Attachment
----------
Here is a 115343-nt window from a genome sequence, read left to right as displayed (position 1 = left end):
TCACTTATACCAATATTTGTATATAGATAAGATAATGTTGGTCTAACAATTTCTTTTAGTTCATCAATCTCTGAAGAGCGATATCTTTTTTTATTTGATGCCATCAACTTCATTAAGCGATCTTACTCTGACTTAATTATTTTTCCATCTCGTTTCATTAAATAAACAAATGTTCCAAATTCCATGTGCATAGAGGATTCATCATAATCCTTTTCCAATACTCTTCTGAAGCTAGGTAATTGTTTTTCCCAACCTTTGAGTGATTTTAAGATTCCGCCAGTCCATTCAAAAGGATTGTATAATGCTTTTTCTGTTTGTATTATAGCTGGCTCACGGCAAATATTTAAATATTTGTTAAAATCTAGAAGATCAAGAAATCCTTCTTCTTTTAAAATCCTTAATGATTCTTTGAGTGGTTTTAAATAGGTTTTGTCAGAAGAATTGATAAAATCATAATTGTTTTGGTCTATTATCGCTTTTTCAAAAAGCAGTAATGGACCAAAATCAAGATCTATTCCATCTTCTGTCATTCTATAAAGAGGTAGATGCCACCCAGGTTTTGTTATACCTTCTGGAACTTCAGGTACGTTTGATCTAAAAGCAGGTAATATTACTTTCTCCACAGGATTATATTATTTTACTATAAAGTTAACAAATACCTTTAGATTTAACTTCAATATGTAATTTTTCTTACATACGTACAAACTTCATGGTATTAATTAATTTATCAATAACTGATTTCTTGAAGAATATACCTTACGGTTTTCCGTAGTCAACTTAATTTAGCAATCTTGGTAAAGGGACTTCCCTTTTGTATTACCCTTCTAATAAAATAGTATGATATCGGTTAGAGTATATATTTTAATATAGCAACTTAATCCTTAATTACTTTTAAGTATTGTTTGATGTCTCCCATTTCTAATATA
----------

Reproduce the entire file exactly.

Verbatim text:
Here is a 115343-nt window from a genome sequence, read left to right as displayed (position 1 = left end):
TCACTTATACCAATATTTGTATATAGATAAGATAATGTTGGTCTAACAATTTCTTTTAGTTCATCAATCTCTGAAGAGCGATATCTTTTTTTATTTGATGCCATCAACTTCATTAAGCGATCTTACTCTGACTTAATTATTTTTCCATCTCGTTTCATTAAATAAACAAATGTTCCAAATTCCATGTGCATAGAGGATTCATCATAATCCTTTTCCAATACTCTTCTGAAGCTAGGTAATTGTTTTTCCCAACCTTTGAGTGATTTTAAGATTCCGCCAGTCCATTCAAAAGGATTGTATAATGCTTTTTCTGTTTGTATTATAGCTGGCTCACGGCAAATATTTAAATATTTGTTAAAATCTAGAAGATCAAGAAATCCTTCTTCTTTTAAAATCCTTAATGATTCTTTGAGTGGTTTTAAATAGGTTTTGTCAGAAGAATTGATAAAATCATAATTGTTTTGGTCTATTATCGCTTTTTCAAAAAGCAGTAATGGACCAAAATCAAGATCTATTCCATCTTCTGTCATTCTATAAAGAGGTAGATGCCACCCAGGTTTTGTTATACCTTCTGGAACTTCAGGTACGTTTGATCTAAAAGCAGGTAATATTACTTTCTCCACAGGATTATATTATTTTACTATAAAGTTAACAAATACCTTTAGATTTAACTTCAATATGTAATTTTTCTTACATACGTACAAACTTCATGGTATTAATTAATTTATCAATAACTGATTTCTTGAAGAATATACCTTACGGTTTTCCGTAGTCAACTTAATTTAGCAATCTTGGTAAAGGGACTTCCCTTTTGTATTACCCTTCTAATAAAATAGTATGATATCGGTTAGAGTATATATTTTAATATAGCAACTTAATCCTTAATTACTTTTAAGTATTGTTTGATGTCTCCCATTTCTAATATA